“Queen bitch! I hope your voice gives out!”

(Triggers: physical and mental abuse)

A favourite song and video: “Would I Lie to You,” by Eurythmics. I watched it this evening after responding to a friend’s Facebook call for songs by or about badass women.

The video starts with the band waiting on Annie, who’s really late for the concert they’re giving. She arrives, driven by her lout of a boyfriend, who’s been at her all evening, it seems. As she tells him she may not come home to him tonight and walks away from his abuse, towards the stage entrance, he calls her a “Queen bitch” and adds “I hope your voice gives out”! Annie gets inside, sits before a mirror …

DAVE: Hey, you’re really late. What’s the matter?
ANNIE: Everything’s the matter, that’s all.
DAVE: Don’t worry. Just be yourself tonight.

This video, and especially that little exchange at the start, helped me break up with a guy who’d hit me. We were teenagers. He hit me during a minor dispute — not even a dispute, but a discussion — over what we might do that evening. I declined a suggestion. He punched me on the upper arm, hard enough to make me stagger, then seized my forearm and twisted it behind my back. I had no idea this attack was coming. I was so furious that the second he let me go I belted him one back.

This happened in public, in broad daylight.

He told me to calm down, as if it was my fault.

We were just teenagers, and I had a safe place to go: home. But even as a teenager, this guy tried mind-games on me, tried to convince me that if I somehow hurt or rejected him — he was sensitive and creative, after all, so I had to be careful, ya know — bad shit might happen. Nothing happened afterwards. I lived in dread of him for weeks. He didn’t come near me. We crossed paths a few times later, and I was civil, too polite, really — because I didn’t want anyone to know he’d hit me, and because, I think, I was afraid he’d do it again if I said the wrong thing.

The wrong thing — as if it was my fault.

We were both just teenagers, and he’d got no way to control other parts of my life, like my finances or, as happens now, my phone. So, yes, I could just walk away.

I couldn’t speak of it, though. And I’m pretty damn mouthy. I’ve no doubt there are people out there who hope my voice gives out some day. But I couldn’t speak of this. For years. Because I felt so ashamed of it. And I’d done nothing wrong. One smack and one arm-twist, from one teenage boy, and I couldn’t speak of it.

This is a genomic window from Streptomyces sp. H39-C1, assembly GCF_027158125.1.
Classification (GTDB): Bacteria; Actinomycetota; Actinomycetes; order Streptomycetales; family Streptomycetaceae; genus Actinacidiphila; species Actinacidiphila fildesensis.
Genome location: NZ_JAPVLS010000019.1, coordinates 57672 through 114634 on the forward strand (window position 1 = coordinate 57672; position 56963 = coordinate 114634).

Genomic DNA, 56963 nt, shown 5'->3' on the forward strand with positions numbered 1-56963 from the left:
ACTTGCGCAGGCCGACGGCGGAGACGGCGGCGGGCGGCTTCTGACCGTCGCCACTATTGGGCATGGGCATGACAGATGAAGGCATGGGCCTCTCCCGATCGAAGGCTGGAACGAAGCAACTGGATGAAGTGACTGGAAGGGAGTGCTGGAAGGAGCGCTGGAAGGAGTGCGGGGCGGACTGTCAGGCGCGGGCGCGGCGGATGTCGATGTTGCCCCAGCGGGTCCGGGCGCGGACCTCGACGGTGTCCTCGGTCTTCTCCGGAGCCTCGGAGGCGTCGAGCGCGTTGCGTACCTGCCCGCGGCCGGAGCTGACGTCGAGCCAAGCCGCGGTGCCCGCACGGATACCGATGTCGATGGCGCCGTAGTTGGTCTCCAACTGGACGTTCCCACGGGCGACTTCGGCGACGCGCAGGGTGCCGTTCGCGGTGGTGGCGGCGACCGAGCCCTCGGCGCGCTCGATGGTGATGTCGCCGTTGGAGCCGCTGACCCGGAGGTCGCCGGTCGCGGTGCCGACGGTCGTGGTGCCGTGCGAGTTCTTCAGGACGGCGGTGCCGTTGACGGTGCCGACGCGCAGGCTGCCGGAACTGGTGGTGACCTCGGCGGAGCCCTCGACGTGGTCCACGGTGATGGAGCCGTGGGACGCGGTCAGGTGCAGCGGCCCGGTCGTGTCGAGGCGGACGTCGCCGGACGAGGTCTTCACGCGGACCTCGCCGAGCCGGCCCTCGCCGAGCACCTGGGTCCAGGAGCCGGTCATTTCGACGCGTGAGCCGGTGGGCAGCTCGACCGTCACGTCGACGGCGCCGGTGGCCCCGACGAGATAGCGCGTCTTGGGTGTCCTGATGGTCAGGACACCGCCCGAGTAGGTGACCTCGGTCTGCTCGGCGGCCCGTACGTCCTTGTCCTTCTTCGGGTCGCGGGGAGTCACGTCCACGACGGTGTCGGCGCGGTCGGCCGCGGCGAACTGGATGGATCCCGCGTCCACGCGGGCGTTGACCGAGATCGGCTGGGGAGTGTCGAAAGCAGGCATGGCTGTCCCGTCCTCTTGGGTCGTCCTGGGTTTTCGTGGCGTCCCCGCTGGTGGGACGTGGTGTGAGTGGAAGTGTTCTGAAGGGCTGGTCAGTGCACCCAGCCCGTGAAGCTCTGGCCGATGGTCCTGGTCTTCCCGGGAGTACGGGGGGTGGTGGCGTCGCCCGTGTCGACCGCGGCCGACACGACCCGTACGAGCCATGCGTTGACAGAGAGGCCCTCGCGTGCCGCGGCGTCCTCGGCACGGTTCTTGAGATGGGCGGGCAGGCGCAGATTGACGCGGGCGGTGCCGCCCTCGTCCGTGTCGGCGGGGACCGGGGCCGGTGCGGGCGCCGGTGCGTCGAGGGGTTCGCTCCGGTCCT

What does serial abuse do? Hey? An abusive partner who lives with you, has a finger in your bank account, puts surveillance shit on your cell phone: what toll does that take?

I think about him sometimes, wondering if he ever learned to deal with his anger.

I think about battered partners and the smug shit they have to hear from other people, shit like “Just leave,” as though it’s the battered partner’s fault somehow.

It’s never that easy.

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3 thoughts on ““Queen bitch! I hope your voice gives out!”

  1. I got a comment on this post today wherein the pseudonymous commenter thought he or she had guessed the identity of the guy who assaulted me … and then indicated his or her guess by putting in a set of initials.

    I don’t know who this commenter is, or why he or she is presuming to guess, or why this person thought it was okay to presume further and try to out the offender with initials. 1) I did not identify the guy, for various reasons. Understand this, as I will only say it once: I don’t WANT to identify him. So having someone else think they can, or should, do it for me, even by just a set of initials, is not cool. 2) The commenter guessed wrong. The commenter couldn’t be more wrong. And the commenter can just piss off.

    I’ve not released the comment from moderation because I don’t want even a hint of accusation of the wrong man here.

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